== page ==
Hybrid-Electric Propulsion Developer Ampaire Acquires Magpie Aviation

The company will inherit several pending patents and government contracts to ramp up development of its hybrid-electric propulsion system.

Ampaire, a developer of hybrid-electric propulsion systems and manufacturer of the Eco Caravan—a nine-seat, modified Cessna 208B Grand Caravan—believes it now holds the key to extending the range of electric and hybrid-electric aircraft.

The company on Monday announced its acquisition of electric aviation technology developer Magpie Aviation, including the company’s Aerotowing solution, for an undisclosed fee. Magpie Aerotowing uses electrified tow aircraft to stretch out the flight time of larger electric models.

Ampaire will also inherit multiple pending Magpie patents and pending and existing government contracts. The company said these will help it further develop Magpie’s solution, as well as its proprietary propulsion system.

“We founded Magpie because we believe electrified aircraft have a pivotal role to play in the future of aviation,” said Damon Vander Lind, CEO of Magpie. “I am thrilled to see this vision continuing to move forward under Ampaire’s banner. Not only does this lift the prospects of civilian electric aircraft and meaningful emission reductions in the future, it also helps Ampaire to serve military customers with their needs, right now.”

According to Magpie, electric aircraft are often limited to short routes due to battery energy density constraints. The company is developing technology to counteract this: specifically, a network of electric tow aircraft that could enable zero-emission flights of electric vertical takeoff and landing (eVTOL) and other electric aircraft beyond 1,000 sm (869 nm).

Here’s how it works. An electrified main aircraft takes off and climbs to its cruising altitude, while a tow aircraft departs from a charging station at a nearby, secondary airport. The pair meet autonomously in the sky and are connected at a safe distance. The tow aircraft then begins towing while the main aircraft idles and can be swapped out en route to enable even longer flights.

Last year, Magpie demonstrated what claimed were the world’s first automated towing connections between two flying aircraft. Its autonomous Active Hook system tracked, positioned, and connected two aircraft in repeated tests “with centimeter-level precision,” according to the company.

Magpie said Aerotowing becomes cost-competitive at scale, despite the involvement of extra aircraft. Airlines would be able to operate large electric aircraft over longer distances, which the firm said could help them save on fuel and maintenance costs.

Those savings may also offset the added cost of towing, which Magpie said is “kept economical” by operating simple aircraft out of secondary airports. Citing research from Bain Capital, the company claims battery-electric designs will be “substantially cheaper” to operate than sustainable aviation fuel (SAF) or hydrogen-powered aircraft.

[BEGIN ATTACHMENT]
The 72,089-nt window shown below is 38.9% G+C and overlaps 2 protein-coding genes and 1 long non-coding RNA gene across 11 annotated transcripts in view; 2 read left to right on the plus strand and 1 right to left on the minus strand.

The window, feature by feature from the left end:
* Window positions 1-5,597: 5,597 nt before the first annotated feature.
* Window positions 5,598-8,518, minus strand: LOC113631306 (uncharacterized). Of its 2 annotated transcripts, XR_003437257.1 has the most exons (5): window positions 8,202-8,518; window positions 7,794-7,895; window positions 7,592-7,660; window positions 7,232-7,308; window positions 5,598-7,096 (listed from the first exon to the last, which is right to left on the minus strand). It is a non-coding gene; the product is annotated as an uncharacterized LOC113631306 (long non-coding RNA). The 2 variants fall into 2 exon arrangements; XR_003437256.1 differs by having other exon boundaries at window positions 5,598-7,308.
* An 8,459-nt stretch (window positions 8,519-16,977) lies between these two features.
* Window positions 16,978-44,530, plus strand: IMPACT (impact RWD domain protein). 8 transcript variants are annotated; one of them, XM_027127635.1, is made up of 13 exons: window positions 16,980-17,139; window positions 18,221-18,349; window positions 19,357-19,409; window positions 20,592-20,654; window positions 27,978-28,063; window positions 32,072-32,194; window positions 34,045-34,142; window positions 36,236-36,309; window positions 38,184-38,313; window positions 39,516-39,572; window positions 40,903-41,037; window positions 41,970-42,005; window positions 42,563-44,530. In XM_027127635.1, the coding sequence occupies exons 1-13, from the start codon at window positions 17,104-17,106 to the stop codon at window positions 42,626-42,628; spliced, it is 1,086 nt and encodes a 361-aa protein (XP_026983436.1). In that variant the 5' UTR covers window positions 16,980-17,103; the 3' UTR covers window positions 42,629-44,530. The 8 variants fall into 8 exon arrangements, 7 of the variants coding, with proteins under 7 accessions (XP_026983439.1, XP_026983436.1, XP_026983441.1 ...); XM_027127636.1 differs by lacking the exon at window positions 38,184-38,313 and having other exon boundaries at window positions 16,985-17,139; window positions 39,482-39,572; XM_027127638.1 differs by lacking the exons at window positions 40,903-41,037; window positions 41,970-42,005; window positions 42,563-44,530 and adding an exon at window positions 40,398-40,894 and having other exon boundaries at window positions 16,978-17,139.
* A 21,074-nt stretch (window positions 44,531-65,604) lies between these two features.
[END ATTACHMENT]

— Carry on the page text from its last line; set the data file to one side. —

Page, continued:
Magpie owns several strategic government contracts, including with the U.S. Air Force, which Ampaire said it will continue. The company also said it will leverage Magpie’s pending contracts and patents when they come to fruition.

“With this acquisition, Ampaire anticipates further revenue growth across both commercial and defense sectors while simultaneously enhancing the capabilities and mission scope of our existing hybrid aircraft,” said Kevin Noertker, CEO of Ampaire. “Building upon our recent acquisition of Talyn Air, the addition of Magpie exemplifies our deliberate approach to integrating pivotal companies and assets on our path to accelerate our leadership in electrified aviation.”

Ampaire’s AMP-H570 AMP Drive hybrid-electric propulsion unit can be integrated into both general aviation and regional turboprop commercial aircraft. The systems have flown more than 25,000 sm to date, the company said, claiming that no one in the industry has more hybrid-electric flight time. That includes a 12-hour flight of the company’s Electric EEL demonstrator in December, which set the endurance record for hybrid-electric aircraft.

The firm’s flagship aircraft, however, is the nine-seat Eco Caravan, which has an estimated 1,100 sm (956 nm) range and 2,500-pound payload. Ampaire in 2022 said the model could be the first electrified regional aircraft to enter commercial service. It hopes to earn a supplemental type certificate from the FAA by year’s end.

The Eco Caravan is equipped with Ampaire’s proprietary propulsion system, which it said will reduce fuel consumption and emissions by 50 to 70 percent compared to conventional Pratt & Whitney PT6 engines. PT6s are common on Cessna Caravan turboprops.

Ampaire’s acquisition of Magpie follows its July purchase of eVTOL manufacturer Talyn Air, through which it also inherited several defense contracts and patents. It intends to leverage these to add its systems to eVTOL aircraft, in addition to Cessnas and de Havilland Twin Otter DHC6s it is already modifying.

Noertker in July told FLYING his hope is for the company to become the go-to propulsion systems firm for both conventional and emerging aircraft. The Ampaire CEO sees near-term applications for eVTOL aircraft in defense and cargo delivery, but his primary focus remains on electrifying conventional aircraft.

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